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And now Sonoma...after Michigan this may be a relief...for a few laps at least...

And now Sonoma...after Michigan this may be a relief...for a few laps at least...

Blue skies and Marcos Ambrose, at the top of the hill at Sonoma (Photo: Getty Images for NASCAR)


   By Mike Mulhern

   SONOMA, Calif.
   NASCAR road races are curious creatures.
   Legendary Watkins Glen.
   International Montreal.
   Wisconsin's backwoods Road America.
   Mexico City's Autodromo Hermanos Rodriguez.
   And this place, now Sonoma Raceway again, a hilly, twisty, dusty track in the heart of Wine Country.
   Each with its own quirks and distinctive personality. These aren't cookie cutters.
   Drivers mostly put up with these road races. It's not really what they do best.
   But most of the time these unusual events turn out, well, unusual.
   And here on the Marin side of San Francisco Bay, it never rains….


   Kurt Busch, victorious at Sonoma last summer....but not much to smile about this season (Photo:Getty Images for NASCAR)
   Once there were stock car drivers were clearly accomplished road racers.
   Then just about everyone realized the tour's two annual turn-right events couldn't be considered simply throwaways.
   Then teams got serious about their road racing cars, and just about everyone here for Sunday's Sonoma race will have all the trick technology.
   So Juan Pablo Montoya, despite his Formula One credentials, probably won't have any edge over the rest of the guys.
   And Robby Gordon, likewise once considered on the sport's top road racers, shouldn't have any advantage either.
   Uh, Robby Gordon?
   Yes, the flamboyant racer hasn't been seen really since March, when all that electronic fuel injection stuff fouled up his game.
   But he says he plans to return to action here this weekend.


  These guys can get a little wild and crazy at the top of the hill. Tony Stewart finds the dirt, while the pack tries to go three-wide (Photo: Getty Images for NASCAR)
   The easy pick to win Sunday's race is Tony Stewart, who's got good stuff usually this season, who is an excellent road racer (forgive that little tiff here last summer with Brian Vickers), and who just finished a hard-fought second to Dale Earnhardt Jr. at Michigan.
   And Stewart has Hendrick engine power and engineering, and Hendrick drivers have won five of the last six Sprint Cup events…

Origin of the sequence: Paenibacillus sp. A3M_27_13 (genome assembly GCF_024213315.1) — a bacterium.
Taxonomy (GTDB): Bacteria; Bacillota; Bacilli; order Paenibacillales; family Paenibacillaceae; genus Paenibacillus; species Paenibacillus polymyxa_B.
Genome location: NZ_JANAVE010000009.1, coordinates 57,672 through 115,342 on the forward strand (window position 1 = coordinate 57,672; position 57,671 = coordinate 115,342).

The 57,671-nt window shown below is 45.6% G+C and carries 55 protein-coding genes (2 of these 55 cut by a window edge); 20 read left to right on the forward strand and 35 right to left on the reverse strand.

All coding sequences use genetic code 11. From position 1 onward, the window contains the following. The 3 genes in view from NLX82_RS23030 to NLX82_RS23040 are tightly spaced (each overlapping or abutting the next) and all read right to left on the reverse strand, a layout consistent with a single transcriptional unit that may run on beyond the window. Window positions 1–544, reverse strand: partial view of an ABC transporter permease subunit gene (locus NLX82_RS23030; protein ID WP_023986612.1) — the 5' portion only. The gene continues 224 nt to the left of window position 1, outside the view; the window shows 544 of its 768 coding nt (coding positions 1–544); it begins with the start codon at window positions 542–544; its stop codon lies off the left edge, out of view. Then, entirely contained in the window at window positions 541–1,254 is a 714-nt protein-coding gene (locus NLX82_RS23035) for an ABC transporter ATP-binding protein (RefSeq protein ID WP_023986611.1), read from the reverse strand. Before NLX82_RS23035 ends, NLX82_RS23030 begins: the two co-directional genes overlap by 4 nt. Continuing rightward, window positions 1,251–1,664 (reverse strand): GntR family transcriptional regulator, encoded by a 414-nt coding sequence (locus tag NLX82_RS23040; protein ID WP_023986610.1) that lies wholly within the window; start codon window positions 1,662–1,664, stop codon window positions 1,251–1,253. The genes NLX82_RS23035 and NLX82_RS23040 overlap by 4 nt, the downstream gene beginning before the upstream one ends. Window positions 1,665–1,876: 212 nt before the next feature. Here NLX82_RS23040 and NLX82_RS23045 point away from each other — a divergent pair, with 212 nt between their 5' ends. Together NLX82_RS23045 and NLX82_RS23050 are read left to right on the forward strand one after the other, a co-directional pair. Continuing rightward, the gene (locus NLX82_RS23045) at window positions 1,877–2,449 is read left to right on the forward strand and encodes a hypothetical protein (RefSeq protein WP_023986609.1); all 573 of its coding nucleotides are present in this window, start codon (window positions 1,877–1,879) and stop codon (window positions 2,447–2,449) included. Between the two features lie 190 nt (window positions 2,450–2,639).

But nobody really figures on Earnhardt going two-for-two. He himself is still looking for his first top-10 at this track.
   One question – will Sunday's 350 be a slam-bang, knock 'em out of the way affair, a Martinsville-type melee, or will it be another gas mileage snoozer, with teams more intent on playing the fuel mileage/pit road game than in putting on a great show?


  Robby Gordon is expected to return to action at Sonoma (Photo: Getty Images for NASCAR)

   Well, if Marcos Ambrose has his way, better stay out of his way.
   Ambrose is one of the most aggressive racers on the tour, and his road racing talents are fearsome.
   Last year's Watkins Glen winner, Ambrose, might have something here; he's been strong at time this season, including at Michigan, though his team has been somewhat erratic.
   However last June's winner here, Kurt Busch, well, he's on the hot seat. He's not talking with the media anymore, since that $50,000 and suspension three weeks ago for threatening to beat up a reporter at Dover. And James Finch, his team owner, for the time being at least, doesn't typically run that strong on road courses.

   "The expectation on me succeeding at a road course is obviously very high," Ambrose says. "But I apply myself the same every week.  The pressure is not much different; it's just the weight of expectations this weekend and at Watkins Glen. And the expectation of success is what we have to balance out."
    The Glen is a very high-speed road course; Sonoma is much more twisting and technical.  
   "Sonoma is a very twisty, tight, narrow track with a lot of elevation change," Ambrose says.
    "These cars are dinosaurs as far as race cars go.  They've got way too much power, nearly 900 horsepower; they don't have enough tire 'drift;' they're too heavy; and they don't have enough brakes.